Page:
Every last child
International children’s charity Save the Children has launched a new global visual identity and brand guidelines that will help unify the charity’s 29 organisations working to help inspire breakthroughs in children’s potential across the world.
The rebrand, developed by independent brand agency Design Bridge, reflects the charity’s recent shift to a global strategy and focuses on the charity’s brand characteristics: compassionate, courageous, pioneering and outspoken.
To stand out from over one million charities around the world, Save the Children adopted a colour palette with a deep, red gradient – differentiating itself from the many organisations that use flat, bright reds. The rebrand also includes a new tone of voice, typography and campaign templates. The circle, one of the brand’s most recognisable assets, acts as a protective symbol by encircling the children in photographs, and is used to exemplify the emotional intensity in a visually consistent manner.
John Wigham, design director at Design Bridge says,“Our task was to create a global brand for Save the Children that would unify its different international members and strengthen its communications, both internally and externally. We started by establishing a clear brand personality by looking into the history of the charity and its founder, the pioneering social-reformer Eglantyne Jebb, who wrote the Declaration of the Rights of the Child, which underpins today's UN Convention on the Rights of the Child.”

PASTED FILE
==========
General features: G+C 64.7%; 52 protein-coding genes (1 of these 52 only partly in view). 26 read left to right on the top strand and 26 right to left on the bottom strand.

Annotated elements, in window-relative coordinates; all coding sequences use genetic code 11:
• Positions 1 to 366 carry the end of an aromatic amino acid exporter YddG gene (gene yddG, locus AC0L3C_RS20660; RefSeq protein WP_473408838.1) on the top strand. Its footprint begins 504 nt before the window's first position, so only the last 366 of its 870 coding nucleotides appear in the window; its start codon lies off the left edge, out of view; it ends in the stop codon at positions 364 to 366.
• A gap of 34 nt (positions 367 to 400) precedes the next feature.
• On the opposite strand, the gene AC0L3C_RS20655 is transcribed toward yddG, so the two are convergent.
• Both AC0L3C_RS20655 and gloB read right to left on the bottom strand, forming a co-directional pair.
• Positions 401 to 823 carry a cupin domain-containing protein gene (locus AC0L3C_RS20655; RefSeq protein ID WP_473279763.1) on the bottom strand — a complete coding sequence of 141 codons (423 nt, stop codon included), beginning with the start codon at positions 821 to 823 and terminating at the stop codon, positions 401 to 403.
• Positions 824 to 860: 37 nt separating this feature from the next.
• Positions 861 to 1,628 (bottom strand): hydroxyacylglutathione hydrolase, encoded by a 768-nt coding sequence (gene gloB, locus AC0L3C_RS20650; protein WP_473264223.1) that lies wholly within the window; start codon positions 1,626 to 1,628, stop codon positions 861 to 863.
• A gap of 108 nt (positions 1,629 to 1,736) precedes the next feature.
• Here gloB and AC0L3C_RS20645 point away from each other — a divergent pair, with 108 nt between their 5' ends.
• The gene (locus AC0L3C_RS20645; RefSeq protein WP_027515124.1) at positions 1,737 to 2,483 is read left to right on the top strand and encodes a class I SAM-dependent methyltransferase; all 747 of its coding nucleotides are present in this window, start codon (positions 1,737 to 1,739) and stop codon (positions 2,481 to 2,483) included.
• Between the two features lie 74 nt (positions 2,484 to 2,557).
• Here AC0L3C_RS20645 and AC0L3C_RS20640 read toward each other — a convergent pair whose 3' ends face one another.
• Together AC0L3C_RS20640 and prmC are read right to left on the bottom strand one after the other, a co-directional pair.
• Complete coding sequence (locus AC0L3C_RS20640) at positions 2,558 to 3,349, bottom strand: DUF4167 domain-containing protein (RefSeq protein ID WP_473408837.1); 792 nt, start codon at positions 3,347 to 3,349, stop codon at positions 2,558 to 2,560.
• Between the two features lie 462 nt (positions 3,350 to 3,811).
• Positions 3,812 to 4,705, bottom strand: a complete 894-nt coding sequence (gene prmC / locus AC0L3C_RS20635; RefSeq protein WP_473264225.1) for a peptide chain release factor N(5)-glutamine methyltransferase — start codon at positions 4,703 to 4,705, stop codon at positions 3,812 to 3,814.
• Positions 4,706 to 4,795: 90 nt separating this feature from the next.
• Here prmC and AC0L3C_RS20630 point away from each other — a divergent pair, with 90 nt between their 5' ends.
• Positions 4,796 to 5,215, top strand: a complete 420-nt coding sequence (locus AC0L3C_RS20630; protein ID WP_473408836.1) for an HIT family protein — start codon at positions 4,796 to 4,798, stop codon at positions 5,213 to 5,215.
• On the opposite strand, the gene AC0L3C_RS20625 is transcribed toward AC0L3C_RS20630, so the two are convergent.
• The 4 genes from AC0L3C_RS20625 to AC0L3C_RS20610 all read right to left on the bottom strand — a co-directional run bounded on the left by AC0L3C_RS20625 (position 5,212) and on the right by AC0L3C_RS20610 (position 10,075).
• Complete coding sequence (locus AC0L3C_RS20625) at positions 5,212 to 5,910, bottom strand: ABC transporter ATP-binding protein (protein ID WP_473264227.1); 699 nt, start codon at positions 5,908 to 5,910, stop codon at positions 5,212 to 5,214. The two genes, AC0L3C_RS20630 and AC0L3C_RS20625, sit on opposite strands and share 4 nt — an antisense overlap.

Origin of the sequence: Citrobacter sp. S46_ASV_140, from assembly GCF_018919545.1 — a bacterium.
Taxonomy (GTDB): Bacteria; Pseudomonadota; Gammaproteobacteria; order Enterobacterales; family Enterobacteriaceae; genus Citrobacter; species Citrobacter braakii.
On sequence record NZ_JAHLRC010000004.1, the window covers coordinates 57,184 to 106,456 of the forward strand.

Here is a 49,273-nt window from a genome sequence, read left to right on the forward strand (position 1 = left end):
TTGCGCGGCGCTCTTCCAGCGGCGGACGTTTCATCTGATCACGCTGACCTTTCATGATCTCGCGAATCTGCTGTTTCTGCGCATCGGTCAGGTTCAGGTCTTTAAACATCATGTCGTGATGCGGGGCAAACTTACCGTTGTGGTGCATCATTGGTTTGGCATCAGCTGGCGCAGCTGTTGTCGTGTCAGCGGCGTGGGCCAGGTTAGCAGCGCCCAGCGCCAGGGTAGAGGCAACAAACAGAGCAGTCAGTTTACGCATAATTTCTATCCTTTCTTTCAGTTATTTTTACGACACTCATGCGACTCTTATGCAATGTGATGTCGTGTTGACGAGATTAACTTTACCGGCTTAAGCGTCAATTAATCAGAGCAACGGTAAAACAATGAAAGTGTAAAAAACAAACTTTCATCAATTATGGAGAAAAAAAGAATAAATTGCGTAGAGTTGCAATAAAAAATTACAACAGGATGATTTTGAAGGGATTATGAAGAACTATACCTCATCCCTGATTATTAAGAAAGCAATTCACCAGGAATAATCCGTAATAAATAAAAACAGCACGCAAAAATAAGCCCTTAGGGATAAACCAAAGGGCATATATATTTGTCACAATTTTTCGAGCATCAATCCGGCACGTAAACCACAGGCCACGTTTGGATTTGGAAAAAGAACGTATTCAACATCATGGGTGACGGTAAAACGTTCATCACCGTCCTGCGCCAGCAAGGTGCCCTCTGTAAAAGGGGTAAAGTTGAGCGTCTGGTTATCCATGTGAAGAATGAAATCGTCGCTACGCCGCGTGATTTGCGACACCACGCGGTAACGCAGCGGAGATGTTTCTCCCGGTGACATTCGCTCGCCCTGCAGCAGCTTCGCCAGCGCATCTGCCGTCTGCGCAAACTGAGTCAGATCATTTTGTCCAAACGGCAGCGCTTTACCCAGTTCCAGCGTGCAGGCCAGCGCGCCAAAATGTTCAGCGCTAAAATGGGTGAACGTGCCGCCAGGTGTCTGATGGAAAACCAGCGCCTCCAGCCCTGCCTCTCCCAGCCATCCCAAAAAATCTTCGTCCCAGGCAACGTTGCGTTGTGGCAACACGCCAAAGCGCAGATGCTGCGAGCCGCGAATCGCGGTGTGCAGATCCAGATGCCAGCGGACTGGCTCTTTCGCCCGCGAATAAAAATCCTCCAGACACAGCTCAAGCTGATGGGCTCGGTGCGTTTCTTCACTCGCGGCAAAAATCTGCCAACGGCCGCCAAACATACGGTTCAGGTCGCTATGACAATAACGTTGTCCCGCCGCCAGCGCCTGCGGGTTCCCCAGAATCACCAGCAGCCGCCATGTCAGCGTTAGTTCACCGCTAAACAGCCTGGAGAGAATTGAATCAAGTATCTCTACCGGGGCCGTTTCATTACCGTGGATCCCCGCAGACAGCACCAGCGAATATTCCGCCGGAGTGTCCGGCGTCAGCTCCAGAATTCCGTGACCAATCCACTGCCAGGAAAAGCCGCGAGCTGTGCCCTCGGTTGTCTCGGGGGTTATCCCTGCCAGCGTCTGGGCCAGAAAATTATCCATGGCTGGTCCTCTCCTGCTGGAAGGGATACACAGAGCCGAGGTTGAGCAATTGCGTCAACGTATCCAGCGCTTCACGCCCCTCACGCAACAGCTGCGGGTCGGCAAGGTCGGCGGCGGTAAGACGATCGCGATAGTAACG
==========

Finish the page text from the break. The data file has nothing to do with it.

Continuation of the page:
The new photographic style breaks away from the distressing imagery often associated with cause charities and instead focuses on telling stories of saving, protecting and educating children across the globe. According to Design Bridge’s website, this is meant to inspire a sense of hope and proactivity rather than devastation and loss, which is also reflected in the new tone of voice for written communications.
Wigham says, “We felt that photography should always tell a story, provide a real context and show the positive effects of Save the Children’s work wherever possible. If a disaster zone is pictured, it provides the context to what Save the Children is doing on the ground and the children they are helping.”
Holly Kielty, creative director of brand language at Design Bridge, adds,“We developed a tone of voice that focuses on telling true, human stories in a heartfelt and compelling way. The tone is always proactive, future-focused, and fiercely protective, communicating a sense of hope. Messages are conveyed simply and confidently, bolstered by new typography and a system we have created for highlighting headline text as a bold call to action.”
Founded in 1919, Save the Children was founded in the UK as a response to the famine resulting from Britain’s blockade after World War I. Over the next few decades, the organisation expanded to champion children’s rights and welfare across the globe. In 2015, the charity helped 17.5m children directly through work on the ground and reached 6.3m children through its education programmes. Today, the charity spans 120 countries and has general consultative status with the United Nations Economic and Social Council.